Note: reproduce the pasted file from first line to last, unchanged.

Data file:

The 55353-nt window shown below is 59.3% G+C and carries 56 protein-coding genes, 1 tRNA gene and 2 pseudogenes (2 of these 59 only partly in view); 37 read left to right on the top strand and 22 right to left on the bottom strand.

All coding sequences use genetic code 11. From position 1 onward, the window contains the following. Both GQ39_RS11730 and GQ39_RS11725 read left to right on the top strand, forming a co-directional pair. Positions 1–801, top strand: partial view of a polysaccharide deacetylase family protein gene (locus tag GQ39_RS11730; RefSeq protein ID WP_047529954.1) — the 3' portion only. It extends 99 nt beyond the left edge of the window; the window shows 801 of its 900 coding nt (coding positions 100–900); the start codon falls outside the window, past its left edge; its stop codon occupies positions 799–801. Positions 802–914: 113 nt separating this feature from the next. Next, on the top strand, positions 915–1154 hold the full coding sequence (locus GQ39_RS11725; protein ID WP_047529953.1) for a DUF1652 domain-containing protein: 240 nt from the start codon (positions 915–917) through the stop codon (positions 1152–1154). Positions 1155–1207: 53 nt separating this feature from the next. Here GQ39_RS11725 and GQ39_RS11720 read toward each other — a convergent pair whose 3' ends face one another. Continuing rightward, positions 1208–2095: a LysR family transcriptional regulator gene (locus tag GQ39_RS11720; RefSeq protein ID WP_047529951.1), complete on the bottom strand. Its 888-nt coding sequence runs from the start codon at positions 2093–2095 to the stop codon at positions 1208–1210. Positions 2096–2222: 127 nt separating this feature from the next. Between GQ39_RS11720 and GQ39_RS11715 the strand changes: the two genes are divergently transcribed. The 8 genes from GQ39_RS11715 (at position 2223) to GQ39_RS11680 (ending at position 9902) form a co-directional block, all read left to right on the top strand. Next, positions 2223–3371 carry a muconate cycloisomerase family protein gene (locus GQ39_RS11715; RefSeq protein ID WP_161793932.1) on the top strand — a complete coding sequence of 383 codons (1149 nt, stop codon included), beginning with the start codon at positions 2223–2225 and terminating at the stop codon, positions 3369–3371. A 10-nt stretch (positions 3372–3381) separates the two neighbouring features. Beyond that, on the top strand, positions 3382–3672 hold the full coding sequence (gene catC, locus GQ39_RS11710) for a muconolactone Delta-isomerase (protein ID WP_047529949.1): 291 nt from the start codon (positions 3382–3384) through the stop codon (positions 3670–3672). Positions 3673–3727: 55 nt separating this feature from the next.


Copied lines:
The 55353-nt window shown below is 59.3% G+C and carries 56 protein-coding genes, 1 tRNA gene and 2 pseudogenes (2 of these 59 only partly in view); 37 read left to right on the top strand and 22 right to left on the bottom strand.

All coding sequences use genetic code 11. From position 1 onward, the window contains the following. Both GQ39_RS11730 and GQ39_RS11725 read left to right on the top strand, forming a co-directional pair. Positions 1–801, top strand: partial view of a polysaccharide deacetylase family protein gene (locus tag GQ39_RS11730; RefSeq protein ID WP_047529954.1) — the 3' portion only. It extends 99 nt beyond the left edge of the window; the window shows 801 of its 900 coding nt (coding positions 100–900); the start codon falls outside the window, past its left edge; its stop codon occupies positions 799–801. Positions 802–914: 113 nt separating this feature from the next. Next, on the top strand, positions 915–1154 hold the full coding sequence (locus GQ39_RS11725; protein ID WP_047529953.1) for a DUF1652 domain-containing protein: 240 nt from the start codon (positions 915–917) through the stop codon (positions 1152–1154). Positions 1155–1207: 53 nt separating this feature from the next. Here GQ39_RS11725 and GQ39_RS11720 read toward each other — a convergent pair whose 3' ends face one another. Continuing rightward, positions 1208–2095: a LysR family transcriptional regulator gene (locus tag GQ39_RS11720; RefSeq protein ID WP_047529951.1), complete on the bottom strand. Its 888-nt coding sequence runs from the start codon at positions 2093–2095 to the stop codon at positions 1208–1210. Positions 2096–2222: 127 nt separating this feature from the next. Between GQ39_RS11720 and GQ39_RS11715 the strand changes: the two genes are divergently transcribed. The 8 genes from GQ39_RS11715 (at position 2223) to GQ39_RS11680 (ending at position 9902) form a co-directional block, all read left to right on the top strand. Next, positions 2223–3371 carry a muconate cycloisomerase family protein gene (locus GQ39_RS11715; RefSeq protein ID WP_161793932.1) on the top strand — a complete coding sequence of 383 codons (1149 nt, stop codon included), beginning with the start codon at positions 2223–2225 and terminating at the stop codon, positions 3369–3371. A 10-nt stretch (positions 3372–3381) separates the two neighbouring features. Beyond that, on the top strand, positions 3382–3672 hold the full coding sequence (gene catC, locus GQ39_RS11710) for a muconolactone Delta-isomerase (protein ID WP_047529949.1): 291 nt from the start codon (positions 3382–3384) through the stop codon (positions 3670–3672). Positions 3673–3727: 55 nt separating this feature from the next.